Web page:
Falling in Love with the Work of Black British Filmmaker Cecile Emeke

by Hannah St. Jean

Seven months ago, I sat at home doing nothing productive with my summer but meeting up with friends as we walked by the River Thames and discussed what it is like to be a Black British woman in London.

We concluded that being a Black British woman equates to being pretty much invisible in every influencing aspect of our lives, including history and most forms of media.

While browsing Tumblr one day, I came across the third episode of Cecile Emeke's Strolling, an online documentary series exploring stories within the Black Diaspora. Suddenly, this feeling of invisibility was almost washed away. Emeke had taken the voice of someone similar in age to me, also frustrated with the invisibility of Black women, and put her story on YouTube for the world to see.

There are currently 11 episodes of Strolling. Each episode features a different person, with different issues and concerns that all relate to the Black Diaspora, specifically the Black British experience.

There is a large number of people who feel as though the focal point of black activism and black success is and has always been centered on Black Americans. With powerful Black American men and women from Dr. Martin Luther King, Jr. and Angela Davis, to Barack Obama and Oprah Winfrey inspiring black individuals from around the world, people forget about the complexities of Black life and experiences outside of the U.S. Trying to put together a similar list of powerful Black British men is difficult. And to trying to compile a list of powerful Black British women even more so.

The lack of visibility for successful Black British women in the public eye makes apparent the weighted scales, and leaves few role models for young girls longing to see people like themselves on television.

Cecile Emeke’s work not only provides a necessary platform for those she features—which they may not have had access to before—but it also provides a platform for the social and cultural issues that are rarely discussed within mainstream society. It is clear that those who partake in the Strolling series are not scholars. Instead they are real people who give their insights on issues such as gentrification, colourism, and stereotypes—and how all of these affect Black British folks directly. Her films serve to open up the conversation around these subjects, making it difficult for non-Black British people to deny these experiences. Her other films, Fake Deep and Ackee & Saltfish also serve the same purpose.

With over 100,000 views, Fake Deep is Emeke’s most viewed video on YouTube. Emeke describes it as a “short poetry-film visual that addresses the benevolent misogyny within society,” and has empowered many who have watched it. The variety of black women featured undermines the idea of the “perfect black woman,” and the body policing that “fake deep” black men attempt to enforce. The women featured bring the poem to life, also bringing with them affirmation and sense of unity.

Ackee & Saltfish, first screened at the Peckham & Nunhead Film Festival, follows Olivia and Rachel going to pick up take-away food after Rachel forgets to soak the saltfish.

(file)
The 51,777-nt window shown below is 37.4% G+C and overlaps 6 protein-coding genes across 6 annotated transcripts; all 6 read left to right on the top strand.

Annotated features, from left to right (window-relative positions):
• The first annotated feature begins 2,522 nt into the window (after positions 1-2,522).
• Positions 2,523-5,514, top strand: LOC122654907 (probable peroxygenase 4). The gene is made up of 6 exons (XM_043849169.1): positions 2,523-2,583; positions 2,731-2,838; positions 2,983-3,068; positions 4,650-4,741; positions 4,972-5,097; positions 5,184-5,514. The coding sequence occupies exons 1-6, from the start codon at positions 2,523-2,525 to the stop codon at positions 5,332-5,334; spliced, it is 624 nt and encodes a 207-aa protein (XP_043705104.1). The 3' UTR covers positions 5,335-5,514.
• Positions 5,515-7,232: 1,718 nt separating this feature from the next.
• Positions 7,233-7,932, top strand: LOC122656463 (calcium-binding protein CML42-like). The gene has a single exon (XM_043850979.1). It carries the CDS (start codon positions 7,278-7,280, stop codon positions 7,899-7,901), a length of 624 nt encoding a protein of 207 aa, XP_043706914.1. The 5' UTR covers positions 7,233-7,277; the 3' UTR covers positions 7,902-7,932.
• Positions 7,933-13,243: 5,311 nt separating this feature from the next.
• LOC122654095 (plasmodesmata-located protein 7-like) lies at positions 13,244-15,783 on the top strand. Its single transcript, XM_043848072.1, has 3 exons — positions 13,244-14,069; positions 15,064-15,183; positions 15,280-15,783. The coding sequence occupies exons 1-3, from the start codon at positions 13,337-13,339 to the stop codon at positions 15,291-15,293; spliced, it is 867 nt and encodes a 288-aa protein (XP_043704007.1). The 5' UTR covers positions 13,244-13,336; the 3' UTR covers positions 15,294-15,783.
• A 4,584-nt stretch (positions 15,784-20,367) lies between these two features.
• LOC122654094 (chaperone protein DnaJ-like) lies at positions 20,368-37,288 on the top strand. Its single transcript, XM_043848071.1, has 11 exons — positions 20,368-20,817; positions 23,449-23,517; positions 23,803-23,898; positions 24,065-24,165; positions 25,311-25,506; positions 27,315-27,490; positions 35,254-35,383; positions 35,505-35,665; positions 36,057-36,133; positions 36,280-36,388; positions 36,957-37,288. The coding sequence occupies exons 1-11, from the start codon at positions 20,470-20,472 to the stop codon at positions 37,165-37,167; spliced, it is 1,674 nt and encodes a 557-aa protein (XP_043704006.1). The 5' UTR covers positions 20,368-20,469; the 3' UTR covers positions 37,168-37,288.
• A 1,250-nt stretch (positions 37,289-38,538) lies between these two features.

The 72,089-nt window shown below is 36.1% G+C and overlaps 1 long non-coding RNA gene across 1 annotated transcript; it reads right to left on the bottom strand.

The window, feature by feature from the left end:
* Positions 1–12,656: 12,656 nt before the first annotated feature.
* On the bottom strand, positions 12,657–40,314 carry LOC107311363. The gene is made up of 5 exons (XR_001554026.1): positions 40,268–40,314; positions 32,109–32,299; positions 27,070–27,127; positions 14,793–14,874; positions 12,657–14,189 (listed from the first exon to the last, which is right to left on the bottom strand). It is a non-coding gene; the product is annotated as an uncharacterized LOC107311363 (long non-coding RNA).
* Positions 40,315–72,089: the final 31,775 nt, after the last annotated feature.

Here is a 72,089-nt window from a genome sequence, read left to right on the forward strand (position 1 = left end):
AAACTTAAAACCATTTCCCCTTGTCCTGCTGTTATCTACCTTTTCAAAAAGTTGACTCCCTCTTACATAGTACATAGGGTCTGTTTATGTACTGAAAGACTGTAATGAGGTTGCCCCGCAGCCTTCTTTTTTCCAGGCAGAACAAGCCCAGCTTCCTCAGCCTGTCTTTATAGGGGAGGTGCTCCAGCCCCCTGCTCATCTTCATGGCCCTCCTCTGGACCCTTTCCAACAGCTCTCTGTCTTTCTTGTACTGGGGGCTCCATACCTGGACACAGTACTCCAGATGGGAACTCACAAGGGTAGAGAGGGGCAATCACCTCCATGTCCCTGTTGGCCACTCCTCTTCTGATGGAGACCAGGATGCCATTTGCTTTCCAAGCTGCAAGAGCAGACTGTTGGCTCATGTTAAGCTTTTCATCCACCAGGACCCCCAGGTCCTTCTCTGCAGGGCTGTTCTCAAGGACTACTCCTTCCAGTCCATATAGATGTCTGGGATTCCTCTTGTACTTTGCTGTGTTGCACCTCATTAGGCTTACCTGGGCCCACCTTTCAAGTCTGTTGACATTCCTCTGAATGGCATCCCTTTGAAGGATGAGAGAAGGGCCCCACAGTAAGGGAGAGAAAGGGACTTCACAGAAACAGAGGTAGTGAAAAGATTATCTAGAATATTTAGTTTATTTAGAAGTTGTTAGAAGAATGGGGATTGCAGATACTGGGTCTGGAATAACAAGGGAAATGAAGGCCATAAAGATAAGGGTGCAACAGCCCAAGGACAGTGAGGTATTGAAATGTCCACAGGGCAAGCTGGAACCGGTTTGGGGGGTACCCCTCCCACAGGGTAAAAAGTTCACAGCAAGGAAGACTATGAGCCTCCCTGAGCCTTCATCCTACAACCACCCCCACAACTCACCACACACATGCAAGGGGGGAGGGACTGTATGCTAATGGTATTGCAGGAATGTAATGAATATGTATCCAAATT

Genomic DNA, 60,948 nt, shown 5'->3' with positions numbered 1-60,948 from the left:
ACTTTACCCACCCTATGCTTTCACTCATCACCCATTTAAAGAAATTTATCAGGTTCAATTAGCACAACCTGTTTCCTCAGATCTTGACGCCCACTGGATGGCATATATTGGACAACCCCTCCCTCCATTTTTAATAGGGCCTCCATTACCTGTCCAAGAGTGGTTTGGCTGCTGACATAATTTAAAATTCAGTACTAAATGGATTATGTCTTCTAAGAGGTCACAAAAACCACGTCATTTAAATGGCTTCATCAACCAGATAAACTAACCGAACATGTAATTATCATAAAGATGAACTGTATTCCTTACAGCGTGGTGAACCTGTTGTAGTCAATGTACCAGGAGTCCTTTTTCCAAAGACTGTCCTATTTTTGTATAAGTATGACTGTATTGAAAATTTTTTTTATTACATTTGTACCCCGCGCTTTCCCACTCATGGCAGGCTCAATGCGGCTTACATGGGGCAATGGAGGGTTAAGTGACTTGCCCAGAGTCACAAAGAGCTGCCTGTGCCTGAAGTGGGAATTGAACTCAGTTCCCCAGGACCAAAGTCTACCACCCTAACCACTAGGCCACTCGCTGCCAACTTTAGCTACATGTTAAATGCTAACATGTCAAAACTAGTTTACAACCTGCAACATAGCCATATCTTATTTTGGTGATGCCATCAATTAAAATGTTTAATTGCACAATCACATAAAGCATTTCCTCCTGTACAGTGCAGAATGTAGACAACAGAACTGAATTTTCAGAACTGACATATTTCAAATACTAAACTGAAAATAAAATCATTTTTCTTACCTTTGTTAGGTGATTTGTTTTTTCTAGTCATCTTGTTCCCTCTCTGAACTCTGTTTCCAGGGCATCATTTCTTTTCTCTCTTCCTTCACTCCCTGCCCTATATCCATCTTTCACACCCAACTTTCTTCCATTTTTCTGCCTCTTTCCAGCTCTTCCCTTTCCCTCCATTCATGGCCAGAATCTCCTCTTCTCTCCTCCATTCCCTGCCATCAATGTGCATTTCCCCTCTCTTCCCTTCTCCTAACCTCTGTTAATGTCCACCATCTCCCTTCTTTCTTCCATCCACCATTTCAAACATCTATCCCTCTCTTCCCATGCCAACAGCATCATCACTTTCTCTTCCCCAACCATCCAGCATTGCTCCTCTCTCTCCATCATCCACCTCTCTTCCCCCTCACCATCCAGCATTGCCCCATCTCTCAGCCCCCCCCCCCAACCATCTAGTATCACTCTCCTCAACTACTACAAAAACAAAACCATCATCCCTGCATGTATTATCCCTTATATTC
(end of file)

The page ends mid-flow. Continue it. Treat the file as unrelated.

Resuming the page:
With an empty fridge, a lazy Sunday afternoon state of mind, and hearts set on ackee & saltfish, the two friends decide to drive down the road to Dalston to get some Caribbean take-away. Their mission for nourishment turns sour as the social ills present in their native Dalston divides their opinions and tensions begin to rise. Their situation escalates and somehow things turn from empty-bellied banter about Solange Knowles and couscous, to heated conversations about society and the state of the world.
The short film is well written, funny, and tense. It shows realistic, interesting, intelligent, humorous black women that have opinions about their surroundings and the social influences it has on them. (Emeke is currently turning it into a web series, which should premiere at the end of February. )

This is the strength of Emeke’s work: she is able to both humanize and globalize the issues of the Black European community. In a blog post that she wrote on Afropunk’s website, Emeke had this to say:
My intention is for [Strolling] to go global. I want to go everywhere from France to China and give black people globally a voice and a space to exist honestly and tell their own stories. I want to dispel the myth that black people only exist in America, the Caribbean and Africa. It’s unacceptable to me that in 2014 when I travel people still gasp, “ What!? There are black people in England!?” We are everywhere and we always have been everywhere, from England to Russia. We exist.
She has continued this in her new series, Flâner, which is similar to Strolling in that it centers the perspectives and experiences of Black French women, which has rarely been explored or documented in film. 

It is this commitment to capturing the versatility of Black women’s lives that makes Emeke’s work so phenomenal. Even though Black women from across the world continue to be marginalized, representation of non-American Black women and our worldviews have been rendered nearly invisible. The presence of Cecile Emeke, her filmmaking, and her enthusiasm in telling and sharing stories makes her one of the few media and cultural producers out there doing truly innovative and revolutionary work.

And that’s why we’re falling in love with this Black British woman director.

You can learn more about Cecile and her work at her website: www.cecileemeke.com.

Hannah St. Jean is a regular contributor at For Harriet. You may find her online at sharkleberryfin.tumblr.com. You can also follow her on Twitter: @CatLadyTopia.